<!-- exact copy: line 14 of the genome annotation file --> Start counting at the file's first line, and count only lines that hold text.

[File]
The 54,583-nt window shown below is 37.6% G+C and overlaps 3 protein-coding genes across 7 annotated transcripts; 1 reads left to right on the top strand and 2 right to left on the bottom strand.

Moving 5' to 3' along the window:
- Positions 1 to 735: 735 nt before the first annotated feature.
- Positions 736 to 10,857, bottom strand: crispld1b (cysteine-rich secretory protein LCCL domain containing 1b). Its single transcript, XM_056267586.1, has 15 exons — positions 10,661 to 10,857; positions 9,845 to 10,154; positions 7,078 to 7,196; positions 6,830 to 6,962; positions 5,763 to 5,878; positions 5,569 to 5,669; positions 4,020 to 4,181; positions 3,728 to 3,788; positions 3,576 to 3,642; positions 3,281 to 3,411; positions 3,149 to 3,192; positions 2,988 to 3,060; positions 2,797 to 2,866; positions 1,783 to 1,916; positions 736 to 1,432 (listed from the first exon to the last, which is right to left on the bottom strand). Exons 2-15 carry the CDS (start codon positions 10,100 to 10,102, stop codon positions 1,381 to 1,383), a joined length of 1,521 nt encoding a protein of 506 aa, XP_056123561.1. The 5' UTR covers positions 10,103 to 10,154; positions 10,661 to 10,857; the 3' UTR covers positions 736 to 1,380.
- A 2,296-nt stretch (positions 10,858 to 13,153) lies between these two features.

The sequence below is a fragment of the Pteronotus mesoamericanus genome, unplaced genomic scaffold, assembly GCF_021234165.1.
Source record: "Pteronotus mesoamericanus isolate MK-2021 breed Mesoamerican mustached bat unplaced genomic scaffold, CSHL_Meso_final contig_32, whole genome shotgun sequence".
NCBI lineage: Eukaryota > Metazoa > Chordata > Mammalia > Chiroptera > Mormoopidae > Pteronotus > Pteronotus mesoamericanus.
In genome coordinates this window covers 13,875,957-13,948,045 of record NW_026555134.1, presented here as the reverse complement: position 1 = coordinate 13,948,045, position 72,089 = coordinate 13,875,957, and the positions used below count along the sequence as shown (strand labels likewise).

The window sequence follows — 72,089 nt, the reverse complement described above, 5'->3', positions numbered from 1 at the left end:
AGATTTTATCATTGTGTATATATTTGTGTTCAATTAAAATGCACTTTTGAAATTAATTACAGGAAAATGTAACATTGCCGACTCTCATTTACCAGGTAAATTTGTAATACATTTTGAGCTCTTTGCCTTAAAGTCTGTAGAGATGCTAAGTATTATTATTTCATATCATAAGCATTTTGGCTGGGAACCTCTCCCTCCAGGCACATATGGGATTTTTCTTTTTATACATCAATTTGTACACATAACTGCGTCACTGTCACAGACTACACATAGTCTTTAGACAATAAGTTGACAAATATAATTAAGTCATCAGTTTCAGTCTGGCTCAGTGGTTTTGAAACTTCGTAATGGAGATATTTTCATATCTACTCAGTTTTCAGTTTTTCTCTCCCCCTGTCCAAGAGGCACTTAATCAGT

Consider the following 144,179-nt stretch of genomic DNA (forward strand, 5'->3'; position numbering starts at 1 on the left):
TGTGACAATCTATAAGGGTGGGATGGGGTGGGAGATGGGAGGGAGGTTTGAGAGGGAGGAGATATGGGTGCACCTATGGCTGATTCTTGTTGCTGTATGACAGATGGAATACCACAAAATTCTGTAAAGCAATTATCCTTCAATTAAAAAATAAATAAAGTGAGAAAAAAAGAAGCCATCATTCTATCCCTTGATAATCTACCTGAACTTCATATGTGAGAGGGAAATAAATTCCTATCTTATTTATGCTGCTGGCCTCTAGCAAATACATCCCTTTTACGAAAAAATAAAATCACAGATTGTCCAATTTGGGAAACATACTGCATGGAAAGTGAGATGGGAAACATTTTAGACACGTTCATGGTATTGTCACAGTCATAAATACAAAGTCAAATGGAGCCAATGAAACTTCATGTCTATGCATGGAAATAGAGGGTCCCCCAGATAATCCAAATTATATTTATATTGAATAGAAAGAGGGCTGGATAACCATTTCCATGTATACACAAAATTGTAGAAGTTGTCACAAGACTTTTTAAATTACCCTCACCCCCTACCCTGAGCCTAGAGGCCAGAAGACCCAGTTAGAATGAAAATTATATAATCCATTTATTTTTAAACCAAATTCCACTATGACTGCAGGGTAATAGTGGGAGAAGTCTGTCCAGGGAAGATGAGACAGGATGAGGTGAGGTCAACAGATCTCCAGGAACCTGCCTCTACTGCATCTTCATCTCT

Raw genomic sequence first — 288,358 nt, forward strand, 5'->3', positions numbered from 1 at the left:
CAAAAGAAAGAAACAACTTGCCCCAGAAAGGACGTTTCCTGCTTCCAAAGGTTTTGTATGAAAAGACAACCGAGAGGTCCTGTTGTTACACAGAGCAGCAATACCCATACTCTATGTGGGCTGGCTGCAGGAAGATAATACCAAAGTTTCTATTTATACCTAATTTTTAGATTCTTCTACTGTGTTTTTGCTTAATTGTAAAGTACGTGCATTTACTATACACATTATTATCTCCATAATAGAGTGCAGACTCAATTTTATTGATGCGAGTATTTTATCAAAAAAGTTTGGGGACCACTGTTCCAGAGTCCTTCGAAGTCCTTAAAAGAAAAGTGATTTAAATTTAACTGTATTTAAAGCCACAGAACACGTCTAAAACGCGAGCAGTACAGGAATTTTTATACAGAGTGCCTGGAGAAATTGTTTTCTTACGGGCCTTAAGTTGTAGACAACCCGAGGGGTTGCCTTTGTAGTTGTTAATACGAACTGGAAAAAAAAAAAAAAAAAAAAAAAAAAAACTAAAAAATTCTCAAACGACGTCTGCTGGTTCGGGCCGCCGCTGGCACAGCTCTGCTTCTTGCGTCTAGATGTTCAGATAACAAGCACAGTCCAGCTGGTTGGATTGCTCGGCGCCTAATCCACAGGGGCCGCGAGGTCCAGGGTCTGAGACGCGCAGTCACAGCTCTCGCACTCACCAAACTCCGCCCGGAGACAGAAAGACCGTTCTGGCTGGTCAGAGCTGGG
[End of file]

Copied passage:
Raw genomic sequence first — 288,358 nt, forward strand, 5'->3', positions numbered from 1 at the left: